Digital Assets -11% this week, giving back most of last week’s gains. Volume this week improved +8% from the previous week for a daily average of US$16.3B. Breadth was skewed heavily to the negative with less than 1/5 of the top 200 coins / tokens ending the week in the positive.
Declines amongst major coins / tokens were ETH led ending 3 consecutive weeks of gains and ahead of next week’s Constantinople Hard Fork (Jan 16). Declines in ETH and a 51% attack on ETC weighed heavily on the smart contract space -10%, the worst performing major thematic grouping this week. Weakness in BCH derivatives ABC and BSV continued with volume thinning further and price declines exasperated by ongoing financial struggles at Bitmain and the potentially low cost of 51% attacks.
Headlines this week continued to demonstrate how the ongoing bear market is thinning out the crypto herd. The focus this week was on management shakeups and headcount reductions with 1. Bitmain Co CEOs Jihan Wu and MIcree Zhang reportedly stepping down, 2. Shapeshift cutting 30% of total headcount and 3. The CEO of one of 2017’s top funded ICOs — TenX — resigning from the project.
Positives this week were led by 1. Korean exchange Bithumb hitting a very quick US$100M crowdfund raise, 2. Ledger unveiling a new hardware wallet (followed by a tease for a new Trezor), 3. A new US ETF application and 4. Another week of new technology and services being deployed to the BTC Lightning Network.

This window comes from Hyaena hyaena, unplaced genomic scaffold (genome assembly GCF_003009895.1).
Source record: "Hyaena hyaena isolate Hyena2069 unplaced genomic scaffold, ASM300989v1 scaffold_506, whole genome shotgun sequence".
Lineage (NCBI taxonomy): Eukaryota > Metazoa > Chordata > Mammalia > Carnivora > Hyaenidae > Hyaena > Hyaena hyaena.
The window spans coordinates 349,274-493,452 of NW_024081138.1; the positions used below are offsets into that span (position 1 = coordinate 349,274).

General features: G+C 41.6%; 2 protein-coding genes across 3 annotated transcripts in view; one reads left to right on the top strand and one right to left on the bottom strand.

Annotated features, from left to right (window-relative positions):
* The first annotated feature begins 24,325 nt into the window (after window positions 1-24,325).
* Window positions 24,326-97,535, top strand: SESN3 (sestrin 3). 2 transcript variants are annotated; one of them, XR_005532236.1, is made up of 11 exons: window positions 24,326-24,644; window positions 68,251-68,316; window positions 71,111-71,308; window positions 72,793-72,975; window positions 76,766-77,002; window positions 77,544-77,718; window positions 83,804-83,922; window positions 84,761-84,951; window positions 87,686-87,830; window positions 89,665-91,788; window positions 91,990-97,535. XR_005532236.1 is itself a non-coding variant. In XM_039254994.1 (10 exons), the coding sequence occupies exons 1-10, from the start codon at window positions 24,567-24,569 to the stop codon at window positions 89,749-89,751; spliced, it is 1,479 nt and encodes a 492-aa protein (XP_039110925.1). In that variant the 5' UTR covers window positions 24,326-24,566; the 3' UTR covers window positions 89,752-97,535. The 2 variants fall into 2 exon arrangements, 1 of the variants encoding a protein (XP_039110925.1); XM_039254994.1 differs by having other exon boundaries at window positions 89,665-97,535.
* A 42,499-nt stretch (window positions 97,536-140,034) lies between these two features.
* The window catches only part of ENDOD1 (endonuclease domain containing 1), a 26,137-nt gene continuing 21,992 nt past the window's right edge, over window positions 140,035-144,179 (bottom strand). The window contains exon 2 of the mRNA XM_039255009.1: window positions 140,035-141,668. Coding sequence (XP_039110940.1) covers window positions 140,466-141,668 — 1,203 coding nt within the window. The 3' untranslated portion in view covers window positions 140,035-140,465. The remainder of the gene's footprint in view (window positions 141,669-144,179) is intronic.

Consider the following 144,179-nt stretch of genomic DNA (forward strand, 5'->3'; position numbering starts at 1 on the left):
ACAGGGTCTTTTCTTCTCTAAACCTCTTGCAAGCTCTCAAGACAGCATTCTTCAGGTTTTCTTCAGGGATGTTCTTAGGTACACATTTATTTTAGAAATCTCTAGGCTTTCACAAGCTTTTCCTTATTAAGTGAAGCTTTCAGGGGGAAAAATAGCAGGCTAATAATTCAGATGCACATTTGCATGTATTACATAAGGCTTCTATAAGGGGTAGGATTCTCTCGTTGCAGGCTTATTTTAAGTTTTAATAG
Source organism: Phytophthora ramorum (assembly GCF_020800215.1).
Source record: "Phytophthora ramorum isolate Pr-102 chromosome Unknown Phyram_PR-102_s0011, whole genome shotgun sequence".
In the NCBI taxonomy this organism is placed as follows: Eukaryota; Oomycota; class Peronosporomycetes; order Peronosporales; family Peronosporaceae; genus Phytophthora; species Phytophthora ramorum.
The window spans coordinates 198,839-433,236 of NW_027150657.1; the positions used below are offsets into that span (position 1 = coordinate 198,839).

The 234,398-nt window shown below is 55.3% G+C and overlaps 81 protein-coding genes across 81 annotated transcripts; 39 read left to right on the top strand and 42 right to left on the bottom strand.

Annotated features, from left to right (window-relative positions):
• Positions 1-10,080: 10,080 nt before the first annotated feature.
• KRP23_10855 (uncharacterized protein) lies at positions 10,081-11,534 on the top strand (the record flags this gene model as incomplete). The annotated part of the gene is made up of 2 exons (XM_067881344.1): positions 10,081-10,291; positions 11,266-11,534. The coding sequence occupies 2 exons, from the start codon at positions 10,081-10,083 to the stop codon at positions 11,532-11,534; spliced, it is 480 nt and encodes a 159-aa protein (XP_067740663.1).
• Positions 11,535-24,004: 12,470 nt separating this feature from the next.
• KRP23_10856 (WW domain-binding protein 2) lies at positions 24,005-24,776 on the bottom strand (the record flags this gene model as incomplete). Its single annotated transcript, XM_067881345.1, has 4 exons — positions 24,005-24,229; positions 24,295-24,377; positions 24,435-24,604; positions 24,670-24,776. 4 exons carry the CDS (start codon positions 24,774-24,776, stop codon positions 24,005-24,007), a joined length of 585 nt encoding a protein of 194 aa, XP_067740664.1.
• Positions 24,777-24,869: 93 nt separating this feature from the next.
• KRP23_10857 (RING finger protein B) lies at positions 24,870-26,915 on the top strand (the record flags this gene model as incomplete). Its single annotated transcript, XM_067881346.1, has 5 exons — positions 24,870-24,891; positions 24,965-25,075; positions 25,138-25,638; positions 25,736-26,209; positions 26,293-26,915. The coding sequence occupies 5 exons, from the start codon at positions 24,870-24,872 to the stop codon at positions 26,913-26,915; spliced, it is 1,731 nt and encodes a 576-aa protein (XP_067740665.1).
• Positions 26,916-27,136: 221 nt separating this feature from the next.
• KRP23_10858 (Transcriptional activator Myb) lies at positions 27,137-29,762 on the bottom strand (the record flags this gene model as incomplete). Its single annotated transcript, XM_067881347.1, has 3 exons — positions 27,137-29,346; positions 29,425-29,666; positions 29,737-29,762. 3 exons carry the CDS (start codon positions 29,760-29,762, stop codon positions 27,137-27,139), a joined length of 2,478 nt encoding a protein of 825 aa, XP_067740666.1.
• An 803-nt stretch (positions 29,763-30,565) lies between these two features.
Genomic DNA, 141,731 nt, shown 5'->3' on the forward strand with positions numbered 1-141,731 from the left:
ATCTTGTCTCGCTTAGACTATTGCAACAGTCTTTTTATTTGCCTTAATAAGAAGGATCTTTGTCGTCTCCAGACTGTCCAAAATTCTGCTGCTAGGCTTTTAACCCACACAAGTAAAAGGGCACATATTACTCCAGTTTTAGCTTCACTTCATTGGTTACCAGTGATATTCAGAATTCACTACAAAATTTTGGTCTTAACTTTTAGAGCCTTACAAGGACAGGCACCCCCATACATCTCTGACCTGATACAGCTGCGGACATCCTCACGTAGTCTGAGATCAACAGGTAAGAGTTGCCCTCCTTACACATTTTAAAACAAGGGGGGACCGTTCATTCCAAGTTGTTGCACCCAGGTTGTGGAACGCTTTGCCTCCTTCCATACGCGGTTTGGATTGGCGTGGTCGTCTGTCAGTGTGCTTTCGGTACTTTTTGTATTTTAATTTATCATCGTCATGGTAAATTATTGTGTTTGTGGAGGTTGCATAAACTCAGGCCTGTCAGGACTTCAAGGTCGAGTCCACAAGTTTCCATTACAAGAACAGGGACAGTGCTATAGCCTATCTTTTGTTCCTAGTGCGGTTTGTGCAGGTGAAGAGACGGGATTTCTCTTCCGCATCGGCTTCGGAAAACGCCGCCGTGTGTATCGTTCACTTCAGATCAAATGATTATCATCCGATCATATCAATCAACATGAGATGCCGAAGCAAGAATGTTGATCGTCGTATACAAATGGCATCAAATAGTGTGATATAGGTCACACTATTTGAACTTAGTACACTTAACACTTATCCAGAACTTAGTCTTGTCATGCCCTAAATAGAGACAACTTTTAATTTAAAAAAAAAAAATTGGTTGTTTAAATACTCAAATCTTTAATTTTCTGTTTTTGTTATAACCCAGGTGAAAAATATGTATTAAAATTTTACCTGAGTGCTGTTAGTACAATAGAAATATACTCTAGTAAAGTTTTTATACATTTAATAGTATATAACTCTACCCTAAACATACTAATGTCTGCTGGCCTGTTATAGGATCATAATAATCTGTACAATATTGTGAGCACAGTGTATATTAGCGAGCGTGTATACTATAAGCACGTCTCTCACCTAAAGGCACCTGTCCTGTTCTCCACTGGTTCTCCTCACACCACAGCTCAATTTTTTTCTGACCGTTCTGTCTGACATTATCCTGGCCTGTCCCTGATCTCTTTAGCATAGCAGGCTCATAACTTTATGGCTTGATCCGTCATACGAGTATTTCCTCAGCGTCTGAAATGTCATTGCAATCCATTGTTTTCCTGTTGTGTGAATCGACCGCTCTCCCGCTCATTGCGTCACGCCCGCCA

Going into next week, BTC is threatening a breach of the current $3,600 support level — but looks likely to outperform the rest of the space in the short term. BTC led the rest of the space by 5% this week as mean reversion vs smaller coins / tokens began to play out. Mean reversion looks to have just begun, with BTC still lagging the rest of the space by -0.7 standard deviations over the previous 50 days.
With BTC testing $3,600 support, longs showing signs of deleveraging, and shorts showing signs of reaccelerating — and baring a technical improvement over the weekend — it looks like the risk of a break below $3,000 has increased significantly. An important caveat, though, is that a drop < US$3,000 has become an increasingly consensus opinion. The idea that we have not yet seen enough of a capitulation is, in a way, a kind of capitulation. Traders, frustrated with broken lines of support and failed inflection points, have become increasingly wary of seeming overly optimistic. We would argue that after a > 80% correction in BTC, a string of miner bankruptcies / exits, head count cuts across the space, failed IPOs and management reshuffles at some of the most prominent businesses in the space — a lot of people are already feeling a lot of pain.